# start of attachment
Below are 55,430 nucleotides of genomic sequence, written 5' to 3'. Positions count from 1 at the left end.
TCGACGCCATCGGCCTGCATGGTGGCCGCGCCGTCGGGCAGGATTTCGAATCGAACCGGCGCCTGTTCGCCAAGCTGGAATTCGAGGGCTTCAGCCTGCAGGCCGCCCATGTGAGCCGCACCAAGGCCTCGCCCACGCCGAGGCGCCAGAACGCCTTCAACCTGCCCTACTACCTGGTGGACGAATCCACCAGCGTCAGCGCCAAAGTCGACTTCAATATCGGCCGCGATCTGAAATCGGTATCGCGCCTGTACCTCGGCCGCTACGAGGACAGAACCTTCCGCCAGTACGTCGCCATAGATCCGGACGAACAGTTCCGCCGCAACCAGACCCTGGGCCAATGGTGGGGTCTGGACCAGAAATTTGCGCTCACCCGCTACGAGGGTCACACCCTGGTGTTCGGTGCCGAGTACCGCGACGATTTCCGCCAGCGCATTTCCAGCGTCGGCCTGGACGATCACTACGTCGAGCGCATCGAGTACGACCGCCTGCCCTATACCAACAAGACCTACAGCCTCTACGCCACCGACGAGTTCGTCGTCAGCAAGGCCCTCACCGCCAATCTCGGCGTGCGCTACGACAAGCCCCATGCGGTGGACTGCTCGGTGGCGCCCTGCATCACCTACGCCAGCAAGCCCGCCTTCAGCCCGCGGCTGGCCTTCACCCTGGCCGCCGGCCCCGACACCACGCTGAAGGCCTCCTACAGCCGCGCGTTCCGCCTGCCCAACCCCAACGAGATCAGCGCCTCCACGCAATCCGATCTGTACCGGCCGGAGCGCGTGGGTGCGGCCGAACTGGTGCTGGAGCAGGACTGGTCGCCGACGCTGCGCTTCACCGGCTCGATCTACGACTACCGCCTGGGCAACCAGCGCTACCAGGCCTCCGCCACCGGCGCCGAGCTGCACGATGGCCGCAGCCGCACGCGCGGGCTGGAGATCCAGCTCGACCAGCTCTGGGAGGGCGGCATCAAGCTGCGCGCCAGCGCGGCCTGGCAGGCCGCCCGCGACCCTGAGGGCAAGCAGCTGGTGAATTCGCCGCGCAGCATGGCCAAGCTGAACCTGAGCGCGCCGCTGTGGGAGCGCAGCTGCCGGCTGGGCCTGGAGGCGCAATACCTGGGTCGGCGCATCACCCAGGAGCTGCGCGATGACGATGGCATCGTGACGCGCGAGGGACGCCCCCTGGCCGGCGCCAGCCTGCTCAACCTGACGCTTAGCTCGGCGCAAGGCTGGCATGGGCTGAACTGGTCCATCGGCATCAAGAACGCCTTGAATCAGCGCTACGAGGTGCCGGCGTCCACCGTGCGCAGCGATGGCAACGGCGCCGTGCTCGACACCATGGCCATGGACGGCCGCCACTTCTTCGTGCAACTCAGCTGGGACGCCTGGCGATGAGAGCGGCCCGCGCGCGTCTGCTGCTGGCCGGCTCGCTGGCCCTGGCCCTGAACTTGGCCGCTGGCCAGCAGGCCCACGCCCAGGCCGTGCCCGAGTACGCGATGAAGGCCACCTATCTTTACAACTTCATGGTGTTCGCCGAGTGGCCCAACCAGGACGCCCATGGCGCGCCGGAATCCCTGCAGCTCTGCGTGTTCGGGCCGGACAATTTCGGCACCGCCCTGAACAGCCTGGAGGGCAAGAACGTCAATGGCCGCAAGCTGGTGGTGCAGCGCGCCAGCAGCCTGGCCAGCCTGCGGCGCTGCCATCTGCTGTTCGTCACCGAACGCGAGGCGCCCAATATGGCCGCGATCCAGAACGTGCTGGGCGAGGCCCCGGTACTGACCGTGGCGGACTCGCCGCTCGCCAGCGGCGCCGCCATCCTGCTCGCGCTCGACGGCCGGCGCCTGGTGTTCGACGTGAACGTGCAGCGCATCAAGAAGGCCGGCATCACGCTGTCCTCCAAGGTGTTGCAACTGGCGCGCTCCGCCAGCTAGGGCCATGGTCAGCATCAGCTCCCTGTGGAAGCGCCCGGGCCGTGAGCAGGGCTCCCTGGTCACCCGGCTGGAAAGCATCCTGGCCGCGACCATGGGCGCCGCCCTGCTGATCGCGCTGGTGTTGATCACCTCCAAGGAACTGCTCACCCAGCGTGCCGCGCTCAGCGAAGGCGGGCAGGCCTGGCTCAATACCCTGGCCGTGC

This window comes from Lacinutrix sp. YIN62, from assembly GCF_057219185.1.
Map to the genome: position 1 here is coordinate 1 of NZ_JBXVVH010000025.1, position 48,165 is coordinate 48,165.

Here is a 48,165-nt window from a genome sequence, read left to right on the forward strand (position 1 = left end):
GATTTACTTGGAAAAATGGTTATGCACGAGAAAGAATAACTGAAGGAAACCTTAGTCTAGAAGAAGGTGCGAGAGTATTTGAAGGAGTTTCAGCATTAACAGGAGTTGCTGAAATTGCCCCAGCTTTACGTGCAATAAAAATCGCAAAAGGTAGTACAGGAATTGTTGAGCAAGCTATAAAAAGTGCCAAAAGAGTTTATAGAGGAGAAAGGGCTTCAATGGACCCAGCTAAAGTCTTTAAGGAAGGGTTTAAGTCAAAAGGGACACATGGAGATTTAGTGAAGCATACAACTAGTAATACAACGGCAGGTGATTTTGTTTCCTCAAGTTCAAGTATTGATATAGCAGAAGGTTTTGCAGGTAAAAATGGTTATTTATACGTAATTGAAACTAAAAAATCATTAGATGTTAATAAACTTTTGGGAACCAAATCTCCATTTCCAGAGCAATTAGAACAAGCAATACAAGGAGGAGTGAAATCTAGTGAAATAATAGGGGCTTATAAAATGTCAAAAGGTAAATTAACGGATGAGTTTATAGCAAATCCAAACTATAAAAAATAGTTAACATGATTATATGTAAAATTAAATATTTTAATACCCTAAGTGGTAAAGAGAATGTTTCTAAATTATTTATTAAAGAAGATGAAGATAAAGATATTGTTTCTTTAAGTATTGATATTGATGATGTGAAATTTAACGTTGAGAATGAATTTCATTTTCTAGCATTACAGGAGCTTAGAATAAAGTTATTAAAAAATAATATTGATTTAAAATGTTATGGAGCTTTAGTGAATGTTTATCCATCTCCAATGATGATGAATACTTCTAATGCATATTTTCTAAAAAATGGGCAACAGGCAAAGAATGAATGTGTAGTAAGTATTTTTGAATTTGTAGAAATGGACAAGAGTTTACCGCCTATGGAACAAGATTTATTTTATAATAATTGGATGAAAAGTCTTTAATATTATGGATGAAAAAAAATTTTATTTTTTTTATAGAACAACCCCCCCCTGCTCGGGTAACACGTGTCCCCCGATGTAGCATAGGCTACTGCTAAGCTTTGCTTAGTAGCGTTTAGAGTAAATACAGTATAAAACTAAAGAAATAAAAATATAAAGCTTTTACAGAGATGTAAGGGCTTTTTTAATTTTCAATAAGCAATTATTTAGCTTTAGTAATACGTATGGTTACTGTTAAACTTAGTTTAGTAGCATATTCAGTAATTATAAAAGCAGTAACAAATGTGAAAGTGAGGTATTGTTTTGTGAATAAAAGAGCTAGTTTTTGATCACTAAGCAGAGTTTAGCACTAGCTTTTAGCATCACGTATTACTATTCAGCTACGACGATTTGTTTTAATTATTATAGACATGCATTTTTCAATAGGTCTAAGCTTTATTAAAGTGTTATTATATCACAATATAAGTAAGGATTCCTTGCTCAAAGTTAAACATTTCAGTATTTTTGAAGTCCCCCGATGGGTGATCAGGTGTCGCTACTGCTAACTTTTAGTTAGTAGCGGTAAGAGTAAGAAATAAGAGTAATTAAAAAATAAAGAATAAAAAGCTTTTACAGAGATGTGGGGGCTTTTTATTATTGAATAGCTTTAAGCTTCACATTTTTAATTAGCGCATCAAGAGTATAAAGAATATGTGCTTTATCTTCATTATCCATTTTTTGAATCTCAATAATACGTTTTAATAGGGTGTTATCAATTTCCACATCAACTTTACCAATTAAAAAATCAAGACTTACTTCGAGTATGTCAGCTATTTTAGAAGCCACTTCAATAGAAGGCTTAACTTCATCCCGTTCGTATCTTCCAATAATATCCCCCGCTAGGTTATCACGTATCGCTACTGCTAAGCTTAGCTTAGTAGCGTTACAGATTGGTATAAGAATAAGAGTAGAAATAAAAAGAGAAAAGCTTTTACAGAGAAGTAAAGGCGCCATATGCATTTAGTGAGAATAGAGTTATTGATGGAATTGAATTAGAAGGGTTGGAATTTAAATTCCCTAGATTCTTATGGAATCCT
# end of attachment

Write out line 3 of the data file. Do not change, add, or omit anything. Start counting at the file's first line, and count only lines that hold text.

This window comes from Lacinutrix sp. YIN62, from assembly GCF_057219185.1.